The use of platinum in spark plugs has improved engine efficiency and fuel economy in gasoline-powered cars, allowing automakers to meet increasingly stringent efficiency and emissions standards.
Plugs made with platinum last much longer than alternatives such as base-metal alloys, and also offer better combustion performance.
Platinum is perfect for a spark plug’s hostile environment
Spark plugs perform an essential function, as they ignite the air-fuel mixture in the combustion chamber of gasoline engines. This process creates the power necessary to drive the vehicle.
Platinum’s very high melting point (1,768°C) and corrosion resistance make it perfectly suited to the hot and highly corrosive environment inside an internal combustion engine, where temperatures can exceed 700°C during fuel ignition.
These properties, along with its superior electrical and thermal conductivity, make platinum ideal for use in spark plugs, and platinum-tipped spark plugs are commonly used in the engines of gasoline vehicles, including cars and motorbikes.
The use of platinum has enabled advancements in spark-plug design, which have led to numerous operational improvements. These include optimised ignition (which minimises engine misfires and improves acceleration), more efficient combustion (which lowers fuel consumption) and longer operating life (which lowers maintenance and reduces cost per mile).
Platinum use has, therefore, helped to improve engine efficiencies and fuel economies, reducing vehicle emissions while increasing the efficiency of catalytic converters through cleaner combustion. This is assisting automakers around the world in meeting ever more stringent emissions regulations.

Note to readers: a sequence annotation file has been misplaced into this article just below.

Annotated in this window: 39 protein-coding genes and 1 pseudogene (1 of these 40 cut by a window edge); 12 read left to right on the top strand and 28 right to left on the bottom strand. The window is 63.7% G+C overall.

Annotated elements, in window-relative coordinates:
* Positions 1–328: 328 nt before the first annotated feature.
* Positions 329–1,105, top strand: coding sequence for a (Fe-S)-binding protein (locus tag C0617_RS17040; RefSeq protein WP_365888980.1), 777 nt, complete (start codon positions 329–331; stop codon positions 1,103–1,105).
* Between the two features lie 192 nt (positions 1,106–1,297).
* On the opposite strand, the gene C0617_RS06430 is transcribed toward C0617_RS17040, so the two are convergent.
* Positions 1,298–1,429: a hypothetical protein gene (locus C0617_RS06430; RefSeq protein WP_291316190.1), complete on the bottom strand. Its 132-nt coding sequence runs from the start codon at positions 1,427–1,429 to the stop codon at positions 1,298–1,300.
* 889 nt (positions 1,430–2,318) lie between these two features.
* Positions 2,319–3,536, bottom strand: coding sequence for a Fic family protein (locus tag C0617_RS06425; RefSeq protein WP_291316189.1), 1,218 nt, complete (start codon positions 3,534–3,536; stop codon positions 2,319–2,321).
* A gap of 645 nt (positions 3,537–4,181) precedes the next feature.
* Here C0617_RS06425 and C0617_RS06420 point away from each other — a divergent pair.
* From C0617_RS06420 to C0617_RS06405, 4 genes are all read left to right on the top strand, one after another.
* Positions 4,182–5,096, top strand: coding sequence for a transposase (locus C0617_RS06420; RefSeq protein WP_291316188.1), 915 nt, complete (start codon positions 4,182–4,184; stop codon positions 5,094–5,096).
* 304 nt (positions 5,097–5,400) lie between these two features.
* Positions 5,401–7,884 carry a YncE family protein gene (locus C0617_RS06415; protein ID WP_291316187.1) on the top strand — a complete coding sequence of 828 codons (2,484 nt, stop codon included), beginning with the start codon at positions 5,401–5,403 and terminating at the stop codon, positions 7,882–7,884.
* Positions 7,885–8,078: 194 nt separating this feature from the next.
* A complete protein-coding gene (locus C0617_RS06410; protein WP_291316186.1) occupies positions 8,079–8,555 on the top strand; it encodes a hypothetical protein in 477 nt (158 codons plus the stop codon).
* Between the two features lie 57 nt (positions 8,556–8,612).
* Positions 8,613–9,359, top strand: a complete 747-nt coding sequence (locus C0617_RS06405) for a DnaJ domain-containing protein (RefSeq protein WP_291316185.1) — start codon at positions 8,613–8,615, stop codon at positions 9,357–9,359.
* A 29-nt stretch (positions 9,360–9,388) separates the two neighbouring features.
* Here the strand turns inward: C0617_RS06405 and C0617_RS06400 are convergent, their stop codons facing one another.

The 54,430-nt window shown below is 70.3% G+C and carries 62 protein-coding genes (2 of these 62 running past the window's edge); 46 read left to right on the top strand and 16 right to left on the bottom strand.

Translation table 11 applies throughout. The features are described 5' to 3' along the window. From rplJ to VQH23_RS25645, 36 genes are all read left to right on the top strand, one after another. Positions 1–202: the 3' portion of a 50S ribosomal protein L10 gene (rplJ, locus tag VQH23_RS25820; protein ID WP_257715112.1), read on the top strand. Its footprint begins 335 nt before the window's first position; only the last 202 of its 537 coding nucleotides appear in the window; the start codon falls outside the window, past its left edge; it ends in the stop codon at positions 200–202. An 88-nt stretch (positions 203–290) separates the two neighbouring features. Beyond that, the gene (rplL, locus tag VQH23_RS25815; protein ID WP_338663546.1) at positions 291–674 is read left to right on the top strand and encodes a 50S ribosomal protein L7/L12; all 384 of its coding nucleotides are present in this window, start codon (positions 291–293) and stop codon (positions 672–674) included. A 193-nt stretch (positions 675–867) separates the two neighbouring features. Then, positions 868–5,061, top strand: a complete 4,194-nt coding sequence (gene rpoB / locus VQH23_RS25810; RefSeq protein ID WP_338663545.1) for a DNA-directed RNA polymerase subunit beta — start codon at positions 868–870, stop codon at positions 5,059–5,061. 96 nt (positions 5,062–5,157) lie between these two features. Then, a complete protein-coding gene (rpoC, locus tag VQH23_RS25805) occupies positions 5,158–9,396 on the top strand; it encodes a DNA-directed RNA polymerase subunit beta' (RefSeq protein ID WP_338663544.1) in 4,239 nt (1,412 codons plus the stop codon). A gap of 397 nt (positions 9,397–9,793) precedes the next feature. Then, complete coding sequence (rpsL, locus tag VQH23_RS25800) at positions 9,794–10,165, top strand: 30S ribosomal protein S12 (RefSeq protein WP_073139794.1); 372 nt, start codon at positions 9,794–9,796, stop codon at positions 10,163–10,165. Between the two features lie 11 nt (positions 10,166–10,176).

As a result of these performance benefits, platinum-based spark plugs have also been used in a variety of high-performance ‘halo’ cars, such as the BMW i8, the Jaguar F-Type and the Bugatti Veyron, as well as in premier motorsport competitions, including Formula One, MotoGP and the World Rally Championship.
Spark plugs remain central to automotive growth
Spark plugs were required in approximately 80% (c.75 million) of the light vehicles producedworldwide in 2017, including in gasoline-powered internal combustion engines, flex-fuel vehicles and gasoline-based hybrids.
Despite the slow, yet growing, penetration of battery electric vehicles, the number of gasoline engines requiring spark plugs is forecast to grow to 90 million (still 80% of light vehicles) over the next ten years.
Most of this vehicle growth is predicted to come from emerging markets, mainly China and India, as well as western Europe and the US, with the growth of gasoline and gasoline hybrid vehicles in these regions supportive of platinum-tipped spark plug demand.